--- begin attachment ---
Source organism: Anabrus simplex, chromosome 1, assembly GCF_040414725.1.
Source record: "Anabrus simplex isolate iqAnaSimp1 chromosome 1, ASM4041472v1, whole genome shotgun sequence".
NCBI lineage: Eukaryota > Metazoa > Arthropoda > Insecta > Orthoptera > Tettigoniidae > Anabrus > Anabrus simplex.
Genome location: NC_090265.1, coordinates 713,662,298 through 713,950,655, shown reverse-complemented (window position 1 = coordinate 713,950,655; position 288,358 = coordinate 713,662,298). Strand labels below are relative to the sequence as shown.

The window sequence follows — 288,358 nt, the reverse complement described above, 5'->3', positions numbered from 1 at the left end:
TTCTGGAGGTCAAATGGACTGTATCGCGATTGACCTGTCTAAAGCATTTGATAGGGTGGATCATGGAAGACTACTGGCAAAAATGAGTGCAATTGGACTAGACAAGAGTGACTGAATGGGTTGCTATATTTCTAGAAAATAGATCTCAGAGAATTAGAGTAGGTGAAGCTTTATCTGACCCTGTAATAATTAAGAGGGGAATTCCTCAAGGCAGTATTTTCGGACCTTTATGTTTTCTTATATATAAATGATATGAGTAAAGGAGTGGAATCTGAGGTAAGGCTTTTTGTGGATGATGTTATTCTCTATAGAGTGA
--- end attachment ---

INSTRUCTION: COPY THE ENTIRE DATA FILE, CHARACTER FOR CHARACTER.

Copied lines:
Source organism: Anabrus simplex, chromosome 1, assembly GCF_040414725.1.
Source record: "Anabrus simplex isolate iqAnaSimp1 chromosome 1, ASM4041472v1, whole genome shotgun sequence".
NCBI lineage: Eukaryota > Metazoa > Arthropoda > Insecta > Orthoptera > Tettigoniidae > Anabrus > Anabrus simplex.
Genome location: NC_090265.1, coordinates 713,662,298 through 713,950,655, shown reverse-complemented (window position 1 = coordinate 713,950,655; position 288,358 = coordinate 713,662,298). Strand labels below are relative to the sequence as shown.

The window sequence follows — 288,358 nt, the reverse complement described above, 5'->3', positions numbered from 1 at the left end:
TTCTGGAGGTCAAATGGACTGTATCGCGATTGACCTGTCTAAAGCATTTGATAGGGTGGATCATGGAAGACTACTGGCAAAAATGAGTGCAATTGGACTAGACAAGAGTGACTGAATGGGTTGCTATATTTCTAGAAAATAGATCTCAGAGAATTAGAGTAGGTGAAGCTTTATCTGACCCTGTAATAATTAAGAGGGGAATTCCTCAAGGCAGTATTTTCGGACCTTTATGTTTTCTTATATATAAATGATATGAGTAAAGGAGTGGAATCTGAGGTAAGGCTTTTTGTGGATGATGTTATTCTCTATAGAGTGA